"Hey, Kiddo," my father said to me. His voice sounded oddly familiar, like my Grandfathers.

I had begged to die and yet I lived. I had died three times during that brief dream and the doctors weren't sure I would actually pull through. All I remember was that all of the pain I had felt was at long last gone. I no longer feared anything, including death. My grandpa was there to take care of me. When I woke up, he was gone - and yet I knew he was still around.

I gained a new lease on life. I remembered all the things he had reminded me of in the woods and by the creek. There was a lot of good in the world and I had a lot of love all around me. I had reasons to live and things to do before I was ready to move on. He had known that. That's why he sent me back.

I know now that I wasn't ready to go then. I just hope he's there when I'm finally ready.

2 comments:

  1. Amanda (The Great):

    I have heard of many who have had near death
    experiences and you have very skillfully put
    yours into words. Congratulations on having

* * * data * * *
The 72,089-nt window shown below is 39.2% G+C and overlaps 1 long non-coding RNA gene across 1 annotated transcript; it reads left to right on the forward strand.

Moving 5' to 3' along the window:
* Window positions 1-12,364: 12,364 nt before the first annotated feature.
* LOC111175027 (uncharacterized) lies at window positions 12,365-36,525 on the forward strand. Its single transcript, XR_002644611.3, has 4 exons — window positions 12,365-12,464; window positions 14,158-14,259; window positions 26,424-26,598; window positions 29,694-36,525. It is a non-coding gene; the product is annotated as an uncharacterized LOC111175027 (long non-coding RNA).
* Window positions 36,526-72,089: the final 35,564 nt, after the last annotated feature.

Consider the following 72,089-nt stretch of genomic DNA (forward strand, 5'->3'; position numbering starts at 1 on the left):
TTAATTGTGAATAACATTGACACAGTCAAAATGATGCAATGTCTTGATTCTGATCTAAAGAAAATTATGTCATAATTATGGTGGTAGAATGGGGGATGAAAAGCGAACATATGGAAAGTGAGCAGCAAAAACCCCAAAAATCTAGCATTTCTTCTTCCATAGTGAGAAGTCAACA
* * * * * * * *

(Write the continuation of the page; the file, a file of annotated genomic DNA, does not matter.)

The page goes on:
such a fine talent! Ooops, Max is calling....
    I am back now. You see, Kitty O'Video learned
    at an early age to tip over the blue, small
    and plastic "glass" that we keep... one in
    one of the bathrooms, and the other... in the
    other. The purpose is, that when the "glass"
    tips over, a human must come running to fill
    up the bathroom sink with fresh water, per his
    majesty's command. Well, when Max arrived on the
    scene a couple of years after Kitty O'Video, Max was taught by Kitty O'Video to do the same for when he wanted a drink from the well. Max, who was born with a few less brain cells than Kitty O'video, learned it all wrong. He would tip over a FULL glass of water and was not sure exactly why he was supposed to do that, but he just followed Kitty's orders. After a year or so, Max finally got it right, so now the crashing of the plastic glass is like a fire alarm throughout the apartment, and someone must fill up the bathroom sink so the ruling cat can have his fill of fresh, tap water. As you can tell, these cats are in charge. Period. We are there to serve.. or else... no petting allowed, no purring, no playful entertainment; not without our following orders. We will obey. Did I tell you I did hear from Rob and have sent to him a geneology notebook copy... asked him to share it with his parents? He insisted he was and has always been on good terms with them. They can make a Xerox copy if they want.

    Until we meet,

    Be well and happy...

    Great Uncle Rog.

    ReplyDelete
  2. that was beautiful! I'm glad you made it through that rough day. :)

    ReplyDelete